So, what is "microcredit" ??

Hari Srinivas
Coordinator, Virtual Library on Microcredit

The Microcredit Summit (2-4 February 1997), and the activities that went into organizing the event, adopted a definition for microcredit:


Microcredit (mI-[*]Kro'kre-dit); noun; programmes extend small loans to very poor people for self-employment projects that generate income, allowing them to care for themselves and their families. - Microcredit Summit
Definitions differ, of course, from country to country. Some of the defining criteria used include-
  • size - loans are micro, or very small in size
  • target users - microenterpreneurs and low-income households
  • utilization - the use of funds - for income generation, and enterprise development, but also for community use (health/education) etc.
  • terms and conditions - most terms and conditions for microcredit loans are flexible and easy to understand, and suited to the local conditions of the community.
  • Microcredit is the extension of small loans to enterpreneurs too poor to qualify for traditional bank loans. It has proven an effective and popular measure in the ongoing struggle against poverty, enabling those without access to lending institutions to borrow at bank rates, and start small business.

    The key implications of microcredit is in its name itself: 'micro'. A number of issues come to mind when 'micro' is considered: The small size of the loans made, small size of savings made, the smaller frequency of loans, shorter repayment periods and amounts, the micro/local level of activities, the community-based immidiacy of microcredit etc. Hence microcredit is not the solution, but is a menu of options and enablements, that has to be put together, a la carte, based on local conditions and needs.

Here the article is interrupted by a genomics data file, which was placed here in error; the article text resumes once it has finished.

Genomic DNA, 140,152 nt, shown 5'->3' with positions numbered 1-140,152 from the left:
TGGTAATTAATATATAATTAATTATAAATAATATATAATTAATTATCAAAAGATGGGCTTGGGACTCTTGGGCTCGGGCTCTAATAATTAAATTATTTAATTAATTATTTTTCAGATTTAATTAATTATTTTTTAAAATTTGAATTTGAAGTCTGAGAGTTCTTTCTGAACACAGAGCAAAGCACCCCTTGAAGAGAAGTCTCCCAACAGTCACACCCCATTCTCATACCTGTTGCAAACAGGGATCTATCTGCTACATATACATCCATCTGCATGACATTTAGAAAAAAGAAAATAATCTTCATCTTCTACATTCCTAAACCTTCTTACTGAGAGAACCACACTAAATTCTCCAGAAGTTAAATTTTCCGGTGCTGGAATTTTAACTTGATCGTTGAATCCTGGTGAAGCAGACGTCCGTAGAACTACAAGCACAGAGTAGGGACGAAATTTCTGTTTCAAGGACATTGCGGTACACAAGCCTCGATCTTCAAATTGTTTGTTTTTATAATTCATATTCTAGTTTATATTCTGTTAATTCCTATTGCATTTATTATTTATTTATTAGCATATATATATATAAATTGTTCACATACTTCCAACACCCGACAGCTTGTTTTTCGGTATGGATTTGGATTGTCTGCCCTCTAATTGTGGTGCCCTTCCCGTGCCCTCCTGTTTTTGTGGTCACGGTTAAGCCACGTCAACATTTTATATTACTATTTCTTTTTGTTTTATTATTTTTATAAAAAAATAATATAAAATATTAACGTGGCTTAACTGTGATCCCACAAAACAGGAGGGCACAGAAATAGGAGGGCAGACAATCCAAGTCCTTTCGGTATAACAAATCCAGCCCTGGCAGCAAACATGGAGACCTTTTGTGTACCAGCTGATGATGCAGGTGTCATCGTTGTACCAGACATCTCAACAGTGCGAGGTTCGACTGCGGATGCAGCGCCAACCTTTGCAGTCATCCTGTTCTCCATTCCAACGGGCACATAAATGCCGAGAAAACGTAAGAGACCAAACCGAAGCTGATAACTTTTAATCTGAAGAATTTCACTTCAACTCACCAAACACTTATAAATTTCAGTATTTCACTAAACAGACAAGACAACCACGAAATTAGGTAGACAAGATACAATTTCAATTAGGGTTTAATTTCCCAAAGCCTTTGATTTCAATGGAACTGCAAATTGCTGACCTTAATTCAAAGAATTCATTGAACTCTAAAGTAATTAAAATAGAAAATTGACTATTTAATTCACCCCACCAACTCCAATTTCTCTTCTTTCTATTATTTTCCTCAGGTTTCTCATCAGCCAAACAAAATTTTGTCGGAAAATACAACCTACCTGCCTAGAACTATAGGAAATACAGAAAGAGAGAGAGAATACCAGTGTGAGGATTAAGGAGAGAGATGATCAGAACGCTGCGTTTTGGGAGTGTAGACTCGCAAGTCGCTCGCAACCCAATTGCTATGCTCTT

With the current explosion of interest on microcredit issues, several developmental objectives have come to be associated with the it, besides that of only "credit". Of particular importance is savings - as an end in itself, and as a guarantee for loans. Microcredit has been used as an 'inducer' in many other community development activities, used as an entry point in a community organizing programme and as an ingredient in larger education/training exercises.

    An interesting stand is taken by the Virtual Library on Microcredit itself - it takes microcredit beyond the confines of 'money' and declares in its conceptual framework that -

    "Microcredit" is as much about money as it is about information. With sustainability and non-dependence on external resources being key to the growth of microcredit programmes, the Homepage focuses on providing pertinent and timely information in the form of strategies, tools, ideas and guides, to grassroots and intermediary organizations, and at the same time, educating the larger public on broader issues related to microfinance and microcredit.


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    Hari Srinivas - hsrinivas@gdrc.org
    Return to the Virtual Library on Microcredit